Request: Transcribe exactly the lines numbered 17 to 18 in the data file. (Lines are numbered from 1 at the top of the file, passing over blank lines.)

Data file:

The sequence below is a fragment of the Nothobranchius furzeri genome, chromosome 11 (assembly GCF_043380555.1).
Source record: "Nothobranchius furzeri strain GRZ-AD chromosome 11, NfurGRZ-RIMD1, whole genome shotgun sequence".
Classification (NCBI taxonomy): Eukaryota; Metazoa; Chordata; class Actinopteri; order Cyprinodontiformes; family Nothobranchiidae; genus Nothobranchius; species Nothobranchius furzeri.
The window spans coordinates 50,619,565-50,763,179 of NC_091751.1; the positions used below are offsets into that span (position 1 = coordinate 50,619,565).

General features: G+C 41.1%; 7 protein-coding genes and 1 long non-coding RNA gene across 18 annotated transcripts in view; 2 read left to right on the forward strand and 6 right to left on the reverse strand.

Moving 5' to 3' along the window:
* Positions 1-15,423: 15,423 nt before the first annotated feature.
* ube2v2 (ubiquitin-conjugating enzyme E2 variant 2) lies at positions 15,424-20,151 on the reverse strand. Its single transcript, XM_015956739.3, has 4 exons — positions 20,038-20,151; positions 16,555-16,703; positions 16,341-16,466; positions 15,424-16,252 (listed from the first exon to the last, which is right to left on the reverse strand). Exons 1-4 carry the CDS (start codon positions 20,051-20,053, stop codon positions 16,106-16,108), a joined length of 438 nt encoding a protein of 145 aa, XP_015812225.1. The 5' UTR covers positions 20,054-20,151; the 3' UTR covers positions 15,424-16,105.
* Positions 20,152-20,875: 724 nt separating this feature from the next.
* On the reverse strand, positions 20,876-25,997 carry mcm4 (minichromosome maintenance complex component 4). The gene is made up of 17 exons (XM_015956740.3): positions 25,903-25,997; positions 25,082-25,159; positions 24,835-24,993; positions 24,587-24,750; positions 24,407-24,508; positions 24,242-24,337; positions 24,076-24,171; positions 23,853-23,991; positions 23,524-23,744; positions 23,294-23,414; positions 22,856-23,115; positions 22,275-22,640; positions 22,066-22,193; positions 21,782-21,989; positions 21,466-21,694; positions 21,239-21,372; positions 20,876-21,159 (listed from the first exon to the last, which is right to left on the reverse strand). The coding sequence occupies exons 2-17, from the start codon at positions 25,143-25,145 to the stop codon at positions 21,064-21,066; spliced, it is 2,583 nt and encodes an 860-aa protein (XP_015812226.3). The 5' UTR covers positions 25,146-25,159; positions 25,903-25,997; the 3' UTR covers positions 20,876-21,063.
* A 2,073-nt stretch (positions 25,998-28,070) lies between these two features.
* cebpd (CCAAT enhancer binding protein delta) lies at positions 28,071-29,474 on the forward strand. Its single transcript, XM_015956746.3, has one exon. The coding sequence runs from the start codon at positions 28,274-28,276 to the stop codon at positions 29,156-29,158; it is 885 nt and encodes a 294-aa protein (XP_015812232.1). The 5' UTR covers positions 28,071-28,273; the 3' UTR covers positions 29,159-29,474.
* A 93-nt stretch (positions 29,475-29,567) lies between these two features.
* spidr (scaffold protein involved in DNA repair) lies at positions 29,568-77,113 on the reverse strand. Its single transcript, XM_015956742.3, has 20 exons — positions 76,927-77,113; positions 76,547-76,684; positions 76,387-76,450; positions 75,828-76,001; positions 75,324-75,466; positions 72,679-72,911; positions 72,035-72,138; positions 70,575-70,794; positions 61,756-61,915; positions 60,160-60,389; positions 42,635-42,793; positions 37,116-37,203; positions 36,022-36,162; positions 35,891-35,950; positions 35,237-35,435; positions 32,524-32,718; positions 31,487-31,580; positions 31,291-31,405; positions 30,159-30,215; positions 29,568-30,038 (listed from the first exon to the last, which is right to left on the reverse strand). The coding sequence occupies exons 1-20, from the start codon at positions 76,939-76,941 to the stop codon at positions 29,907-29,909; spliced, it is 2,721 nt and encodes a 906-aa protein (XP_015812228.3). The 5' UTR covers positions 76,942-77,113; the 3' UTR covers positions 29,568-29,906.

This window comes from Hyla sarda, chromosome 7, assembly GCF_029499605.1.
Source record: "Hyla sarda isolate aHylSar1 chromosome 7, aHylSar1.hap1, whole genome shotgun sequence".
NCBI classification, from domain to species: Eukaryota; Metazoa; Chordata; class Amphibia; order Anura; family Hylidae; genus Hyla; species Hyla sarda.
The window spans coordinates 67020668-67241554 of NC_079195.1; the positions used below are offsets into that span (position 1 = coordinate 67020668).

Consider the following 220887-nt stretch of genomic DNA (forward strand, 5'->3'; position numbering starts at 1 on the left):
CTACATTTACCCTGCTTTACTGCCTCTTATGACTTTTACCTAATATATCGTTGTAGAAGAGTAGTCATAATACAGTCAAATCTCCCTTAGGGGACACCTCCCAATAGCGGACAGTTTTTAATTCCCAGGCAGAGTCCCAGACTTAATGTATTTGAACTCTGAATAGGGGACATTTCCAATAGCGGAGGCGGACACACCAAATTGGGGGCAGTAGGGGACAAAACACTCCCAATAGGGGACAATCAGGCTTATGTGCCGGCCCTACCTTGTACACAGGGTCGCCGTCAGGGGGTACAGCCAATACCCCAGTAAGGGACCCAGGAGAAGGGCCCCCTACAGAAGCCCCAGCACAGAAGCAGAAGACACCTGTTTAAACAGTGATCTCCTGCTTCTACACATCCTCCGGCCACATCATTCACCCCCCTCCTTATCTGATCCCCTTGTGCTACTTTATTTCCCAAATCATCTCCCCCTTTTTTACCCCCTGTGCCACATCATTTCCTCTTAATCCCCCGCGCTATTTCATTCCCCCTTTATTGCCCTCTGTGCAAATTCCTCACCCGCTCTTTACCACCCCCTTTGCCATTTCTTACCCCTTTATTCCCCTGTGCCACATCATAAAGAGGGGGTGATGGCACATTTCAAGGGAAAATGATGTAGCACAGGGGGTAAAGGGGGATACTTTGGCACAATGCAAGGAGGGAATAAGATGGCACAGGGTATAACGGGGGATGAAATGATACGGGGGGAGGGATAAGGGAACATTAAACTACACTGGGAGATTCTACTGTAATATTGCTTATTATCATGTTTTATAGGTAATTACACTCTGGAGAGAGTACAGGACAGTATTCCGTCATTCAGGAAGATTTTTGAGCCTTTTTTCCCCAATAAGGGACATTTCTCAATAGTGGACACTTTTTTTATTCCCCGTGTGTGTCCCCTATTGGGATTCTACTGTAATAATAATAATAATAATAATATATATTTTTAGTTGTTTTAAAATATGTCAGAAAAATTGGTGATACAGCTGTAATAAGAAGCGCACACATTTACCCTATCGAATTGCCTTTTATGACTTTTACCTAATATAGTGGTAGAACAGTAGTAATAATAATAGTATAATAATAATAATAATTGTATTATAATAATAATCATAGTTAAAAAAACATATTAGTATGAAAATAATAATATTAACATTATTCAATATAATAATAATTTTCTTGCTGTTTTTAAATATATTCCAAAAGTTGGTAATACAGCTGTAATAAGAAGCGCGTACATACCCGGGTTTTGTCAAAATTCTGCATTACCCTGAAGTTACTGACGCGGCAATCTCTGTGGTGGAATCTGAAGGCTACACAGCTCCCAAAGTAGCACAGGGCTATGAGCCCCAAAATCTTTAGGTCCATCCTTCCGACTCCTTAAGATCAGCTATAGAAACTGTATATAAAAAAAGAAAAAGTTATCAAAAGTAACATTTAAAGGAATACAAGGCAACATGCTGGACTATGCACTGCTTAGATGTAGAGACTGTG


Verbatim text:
NCBI classification, from domain to species: Eukaryota; Metazoa; Chordata; class Amphibia; order Anura; family Hylidae; genus Hyla; species Hyla sarda.
The window spans coordinates 67020668-67241554 of NC_079195.1; the positions used below are offsets into that span (position 1 = coordinate 67020668).